Author Emily Zimmler delves into the rich history of Disney princesses in a beautiful new book

The long and written history of Disney princesses may seem like a deeply touched topic. But under the guise of skilled journalist-turned-writer Emily Zimmler, it turns out that there is still much to explore.

In Zemler’s thoughtful, deeply researched, compelling and beautifully illustrated new book, Disney Princess: Beyond the CrownZemler examines the long history of famous Disney characters, from Snow White to Ariel, through a myriad of lenses, from marketing and how they fit into their eras to today’s perspective.

I spoke at length with Zimler about what princess wanted to be a child, how princesses have changed over the decades, why everyone wants to be a Disney princess and so much more.

Steve Paltin: When did you start working on the book?

Emily Zimmler: I was contacted about this book in January of 2021, and it was a perfect moment for me because I had absolutely none. Many have come to a halt during the pandemic and a lot of work has been lost. I’ve worked on a bunch of stuff for Disney Publishing, and [a publisher who is at their Disney licensee Portal] He recommended this book to me. The whole idea was, “Can we do a book on the cultural history of the Disney Princess? And if so, what does that look like?” And it was. I had a marketing hype, and then I had to find out, “What is this book?” That took a little time. And I mostly wrote it last spring, there was a very long review and editing process last summer, and then there was a long layout and selection of images and the process of writing captions, and we were honestly adjusting this until the day it came to printers earlier this year.

Paltin: What princess did you want to be when you were growing up?

Zimler: I think my answer is really general, but it was Ariel, I was absolutely desperate to be Ariel. I loved the little Mermaid Very deeply, she was very quarrelsome and a little rebellious and was going to do whatever she wanted. But not only that, her hair looked really good floating in the water. And like everyone I know, every girl I know, maybe boys too, will walk into the pool and wave your hair like you’re Ariel. Yes, it was my first. She loved them all, but she was the one who really called her. Apparently it was crazy that Jodi Benson wrote an introduction to this because Ariel called my cell phone, and she looked like Ariel.

Paltin: Do you know why they approached you to do this? Have you written a lot about princesses or Disney?

Zimmler: I had a lot of things I did with Disney. So I wrote “Art” and “Making Of” Aladdin live work Aladdin The Guy Ritchie movie, so I made one of their “Art” and “Making Of” books. Then Disney hired me. You’d never know I wrote these, but inside this special edition Blu-Ray DVD I wrote these little “Making Of” features. So if you own a Blu-Ray for live action Mulan, you may come across something you typed. So they knew I had a longstanding understanding of the characteristics of Disney and how Disney expresses them. I think they were just looking for someone who could give it a new look, because there are quite a few writers who have written all the books about Disney princesses. I won’t name names, but there are a few guys who have written most of the “Making Of” books for the movies and books for other Disney princesses, so I think they were prepared for a younger, more feminine perspective on the subject.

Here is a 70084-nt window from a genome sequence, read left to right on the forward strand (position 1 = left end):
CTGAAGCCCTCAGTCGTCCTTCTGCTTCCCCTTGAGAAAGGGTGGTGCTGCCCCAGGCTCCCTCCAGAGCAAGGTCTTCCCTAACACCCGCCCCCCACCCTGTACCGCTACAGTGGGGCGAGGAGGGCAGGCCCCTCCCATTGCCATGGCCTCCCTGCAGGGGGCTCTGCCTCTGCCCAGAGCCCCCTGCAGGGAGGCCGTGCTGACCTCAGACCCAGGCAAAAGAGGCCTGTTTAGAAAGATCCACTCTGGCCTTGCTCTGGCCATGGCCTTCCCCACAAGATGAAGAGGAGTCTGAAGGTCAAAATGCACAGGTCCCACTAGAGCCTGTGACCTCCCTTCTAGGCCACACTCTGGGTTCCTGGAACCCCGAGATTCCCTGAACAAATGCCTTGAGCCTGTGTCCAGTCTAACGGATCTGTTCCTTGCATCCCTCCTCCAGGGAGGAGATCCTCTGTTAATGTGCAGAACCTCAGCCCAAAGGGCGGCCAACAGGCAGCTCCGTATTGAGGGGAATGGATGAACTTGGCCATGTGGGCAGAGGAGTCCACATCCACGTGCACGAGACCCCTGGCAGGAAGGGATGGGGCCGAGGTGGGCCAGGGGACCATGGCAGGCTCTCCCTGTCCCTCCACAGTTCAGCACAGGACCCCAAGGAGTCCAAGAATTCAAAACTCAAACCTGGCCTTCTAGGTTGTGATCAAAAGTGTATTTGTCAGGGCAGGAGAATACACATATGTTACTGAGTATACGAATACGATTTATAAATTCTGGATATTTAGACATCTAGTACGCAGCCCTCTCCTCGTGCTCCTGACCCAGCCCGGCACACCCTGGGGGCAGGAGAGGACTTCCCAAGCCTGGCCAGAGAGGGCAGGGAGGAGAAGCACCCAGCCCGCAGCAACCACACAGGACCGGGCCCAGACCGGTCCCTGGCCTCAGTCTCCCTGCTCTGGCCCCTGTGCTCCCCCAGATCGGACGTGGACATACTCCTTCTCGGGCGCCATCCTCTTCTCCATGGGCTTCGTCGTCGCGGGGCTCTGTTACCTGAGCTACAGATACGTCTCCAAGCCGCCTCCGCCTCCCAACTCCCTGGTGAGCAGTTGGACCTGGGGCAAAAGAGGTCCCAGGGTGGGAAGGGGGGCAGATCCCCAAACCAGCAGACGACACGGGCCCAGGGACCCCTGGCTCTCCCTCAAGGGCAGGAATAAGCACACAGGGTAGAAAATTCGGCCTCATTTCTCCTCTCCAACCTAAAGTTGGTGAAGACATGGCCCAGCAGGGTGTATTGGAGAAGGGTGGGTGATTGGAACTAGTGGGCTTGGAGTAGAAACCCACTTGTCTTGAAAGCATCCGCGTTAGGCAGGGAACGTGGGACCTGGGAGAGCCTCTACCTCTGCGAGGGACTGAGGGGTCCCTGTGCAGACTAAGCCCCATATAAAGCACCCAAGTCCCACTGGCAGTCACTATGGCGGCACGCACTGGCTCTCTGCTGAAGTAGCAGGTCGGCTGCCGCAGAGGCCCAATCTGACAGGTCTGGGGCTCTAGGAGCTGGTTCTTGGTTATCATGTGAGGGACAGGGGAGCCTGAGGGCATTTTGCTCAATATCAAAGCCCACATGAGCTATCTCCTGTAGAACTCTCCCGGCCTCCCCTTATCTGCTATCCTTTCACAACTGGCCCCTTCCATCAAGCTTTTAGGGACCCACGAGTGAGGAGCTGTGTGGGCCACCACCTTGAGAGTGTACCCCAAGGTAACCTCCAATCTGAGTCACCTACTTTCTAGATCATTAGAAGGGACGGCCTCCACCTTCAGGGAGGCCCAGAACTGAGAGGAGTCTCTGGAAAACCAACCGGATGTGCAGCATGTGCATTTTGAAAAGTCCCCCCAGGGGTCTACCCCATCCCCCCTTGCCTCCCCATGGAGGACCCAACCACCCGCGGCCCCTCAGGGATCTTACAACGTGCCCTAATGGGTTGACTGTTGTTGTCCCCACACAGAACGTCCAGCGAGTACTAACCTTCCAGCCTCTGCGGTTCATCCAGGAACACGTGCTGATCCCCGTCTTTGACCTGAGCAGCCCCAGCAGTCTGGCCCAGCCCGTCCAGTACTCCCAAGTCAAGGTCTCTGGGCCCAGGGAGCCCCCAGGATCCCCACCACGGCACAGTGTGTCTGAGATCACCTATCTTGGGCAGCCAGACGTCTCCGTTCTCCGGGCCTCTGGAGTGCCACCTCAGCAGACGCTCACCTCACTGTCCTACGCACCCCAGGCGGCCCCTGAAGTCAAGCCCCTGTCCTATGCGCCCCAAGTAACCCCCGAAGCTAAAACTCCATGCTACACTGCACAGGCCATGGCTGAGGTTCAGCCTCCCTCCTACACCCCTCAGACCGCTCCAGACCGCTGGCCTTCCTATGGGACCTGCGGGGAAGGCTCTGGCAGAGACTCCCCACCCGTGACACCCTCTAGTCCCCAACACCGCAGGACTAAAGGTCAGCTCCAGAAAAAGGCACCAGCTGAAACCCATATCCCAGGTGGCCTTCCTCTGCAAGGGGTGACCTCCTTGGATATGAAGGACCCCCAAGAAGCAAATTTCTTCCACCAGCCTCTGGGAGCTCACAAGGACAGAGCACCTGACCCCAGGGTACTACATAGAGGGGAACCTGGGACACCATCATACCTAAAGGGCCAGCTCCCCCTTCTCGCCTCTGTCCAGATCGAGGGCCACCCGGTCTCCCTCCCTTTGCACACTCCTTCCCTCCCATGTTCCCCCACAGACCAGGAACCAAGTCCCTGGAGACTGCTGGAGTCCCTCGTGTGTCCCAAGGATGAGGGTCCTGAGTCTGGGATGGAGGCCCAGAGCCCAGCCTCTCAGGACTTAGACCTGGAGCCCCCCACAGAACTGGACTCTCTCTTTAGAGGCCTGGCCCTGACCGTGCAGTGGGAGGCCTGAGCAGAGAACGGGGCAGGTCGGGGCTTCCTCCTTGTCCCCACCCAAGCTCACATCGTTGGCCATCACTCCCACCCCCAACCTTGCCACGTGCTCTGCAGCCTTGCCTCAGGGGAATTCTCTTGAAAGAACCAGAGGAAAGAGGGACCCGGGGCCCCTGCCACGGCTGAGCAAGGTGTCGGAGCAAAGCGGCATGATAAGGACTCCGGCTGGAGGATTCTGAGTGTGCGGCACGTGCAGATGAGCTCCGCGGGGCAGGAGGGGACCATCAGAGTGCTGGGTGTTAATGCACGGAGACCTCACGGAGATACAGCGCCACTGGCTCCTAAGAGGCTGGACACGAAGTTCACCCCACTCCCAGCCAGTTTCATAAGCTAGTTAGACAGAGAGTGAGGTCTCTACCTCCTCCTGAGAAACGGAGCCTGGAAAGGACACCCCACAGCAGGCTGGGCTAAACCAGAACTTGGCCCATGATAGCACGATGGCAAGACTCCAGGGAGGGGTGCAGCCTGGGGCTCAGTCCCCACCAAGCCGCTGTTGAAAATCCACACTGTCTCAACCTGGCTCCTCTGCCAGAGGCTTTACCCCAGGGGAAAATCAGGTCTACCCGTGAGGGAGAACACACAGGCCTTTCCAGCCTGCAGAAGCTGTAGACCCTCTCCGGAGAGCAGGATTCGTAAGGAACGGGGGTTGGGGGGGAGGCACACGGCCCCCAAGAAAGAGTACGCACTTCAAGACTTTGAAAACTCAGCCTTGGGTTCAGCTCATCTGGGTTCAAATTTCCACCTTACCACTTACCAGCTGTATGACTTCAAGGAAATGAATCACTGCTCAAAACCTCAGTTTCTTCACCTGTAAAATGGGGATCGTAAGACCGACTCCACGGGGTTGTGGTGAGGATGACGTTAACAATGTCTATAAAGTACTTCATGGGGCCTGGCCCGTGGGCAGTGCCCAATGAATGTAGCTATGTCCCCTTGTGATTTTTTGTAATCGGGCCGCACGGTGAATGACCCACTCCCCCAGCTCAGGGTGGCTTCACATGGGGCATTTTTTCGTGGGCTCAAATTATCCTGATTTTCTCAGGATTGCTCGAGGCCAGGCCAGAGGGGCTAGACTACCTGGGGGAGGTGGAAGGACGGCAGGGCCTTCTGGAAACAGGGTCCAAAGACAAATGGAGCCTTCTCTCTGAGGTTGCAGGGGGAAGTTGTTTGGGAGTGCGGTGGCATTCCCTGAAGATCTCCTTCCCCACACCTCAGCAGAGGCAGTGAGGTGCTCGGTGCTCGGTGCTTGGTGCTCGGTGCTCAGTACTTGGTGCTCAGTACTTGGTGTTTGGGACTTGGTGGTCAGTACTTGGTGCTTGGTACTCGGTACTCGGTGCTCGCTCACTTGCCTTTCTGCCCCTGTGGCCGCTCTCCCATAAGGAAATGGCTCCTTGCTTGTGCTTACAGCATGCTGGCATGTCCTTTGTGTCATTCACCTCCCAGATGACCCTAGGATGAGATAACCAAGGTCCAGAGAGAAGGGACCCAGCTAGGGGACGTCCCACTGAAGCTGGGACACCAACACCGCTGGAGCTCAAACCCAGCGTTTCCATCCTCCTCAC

Paltin: What have been the biggest and most surprising things about writing the book?

Zimmler: You start to remember watching all these movies and then you realize you know all the lines and all the songs, and then that can lead to different paths. But I rewatched literally everything. I re-watched every animated movie, every sequel, every live-action reimagined, every separate TV show, every weird interpretation, like a Disney Channel. Grandsons. And so I realized that I knew all the characters really well, but I didn’t necessarily know their maximum influence. So I wasn’t aware of how advanced they were in the culture. And I remembered watching different videos of “Making Of”, so I kind of learned about the animation and got to know who voiced it. But I had, quite frankly, no idea how well integrated Disney princesses are into our culture.

Paltin: What makes everyone want to be a Disney princess?

Zimler: It’s not just women who feel that, because I’ve talked to people who identify with them as male too, especially the gay icon Ariel. And why we want to be them is because they live dreams, a way for us to live indirectly through them. So like Ariel is a fantastical creature and a beautiful mermaid, she has a talking fish friend and a talking seagull friend, and how fun is that? But then, too, you dream of something bigger. and I know the little Mermaid It could be described as being like, “Oh, she’s giving up her voice for a guy.” But I actually don’t think that’s what happens, because she knew about humans and wanted to be human long before she set her eyes on Prince Eric. So I think Disney Princesses are codes for what we want to be, and they show us that we can really dream big too. Just as we can also wear a beautiful ball gown, which many women do on their wedding day, in an attempt to conjure up a Disney princess. Or celebrities do it on the red carpet, dressed in a Cinderella dress. So it’s like the thought of, “Wow, that’s an amazing character with an amazing journey. What if I could have that?”

Paltin: Which princess would you like to be now?